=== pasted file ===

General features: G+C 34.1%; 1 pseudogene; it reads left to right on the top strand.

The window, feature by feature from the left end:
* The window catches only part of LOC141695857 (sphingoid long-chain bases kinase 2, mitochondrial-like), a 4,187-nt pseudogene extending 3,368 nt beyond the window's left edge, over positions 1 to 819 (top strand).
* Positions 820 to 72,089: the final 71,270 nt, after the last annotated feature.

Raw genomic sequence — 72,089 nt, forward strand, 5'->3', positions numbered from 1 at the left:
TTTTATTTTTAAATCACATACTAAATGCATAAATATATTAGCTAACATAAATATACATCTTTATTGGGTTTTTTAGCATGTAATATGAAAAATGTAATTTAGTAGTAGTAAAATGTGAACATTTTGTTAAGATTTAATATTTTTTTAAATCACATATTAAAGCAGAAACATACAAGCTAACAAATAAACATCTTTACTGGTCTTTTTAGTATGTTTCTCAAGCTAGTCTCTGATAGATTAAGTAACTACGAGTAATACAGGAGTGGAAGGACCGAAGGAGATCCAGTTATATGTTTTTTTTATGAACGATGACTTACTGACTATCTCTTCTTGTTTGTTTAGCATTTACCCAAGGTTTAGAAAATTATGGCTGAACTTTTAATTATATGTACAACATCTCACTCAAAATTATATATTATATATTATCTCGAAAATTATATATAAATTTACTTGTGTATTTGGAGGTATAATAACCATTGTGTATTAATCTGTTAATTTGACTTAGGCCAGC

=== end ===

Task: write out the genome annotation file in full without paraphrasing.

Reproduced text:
General features: G+C 34.1%; 1 pseudogene; it reads left to right on the top strand.

The window, feature by feature from the left end:
* The window catches only part of LOC141695857 (sphingoid long-chain bases kinase 2, mitochondrial-like), a 4,187-nt pseudogene extending 3,368 nt beyond the window's left edge, over positions 1 to 819 (top strand).
* Positions 820 to 72,089: the final 71,270 nt, after the last annotated feature.

Raw genomic sequence — 72,089 nt, forward strand, 5'->3', positions numbered from 1 at the left:
TTTTATTTTTAAATCACATACTAAATGCATAAATATATTAGCTAACATAAATATACATCTTTATTGGGTTTTTTAGCATGTAATATGAAAAATGTAATTTAGTAGTAGTAAAATGTGAACATTTTGTTAAGATTTAATATTTTTTTAAATCACATATTAAAGCAGAAACATACAAGCTAACAAATAAACATCTTTACTGGTCTTTTTAGTATGTTTCTCAAGCTAGTCTCTGATAGATTAAGTAACTACGAGTAATACAGGAGTGGAAGGACCGAAGGAGATCCAGTTATATGTTTTTTTTATGAACGATGACTTACTGACTATCTCTTCTTGTTTGTTTAGCATTTACCCAAGGTTTAGAAAATTATGGCTGAACTTTTAATTATATGTACAACATCTCACTCAAAATTATATATTATATATTATCTCGAAAATTATATATAAATTTACTTGTGTATTTGGAGGTATAATAACCATTGTGTATTAATCTGTTAATTTGACTTAGGCCAGC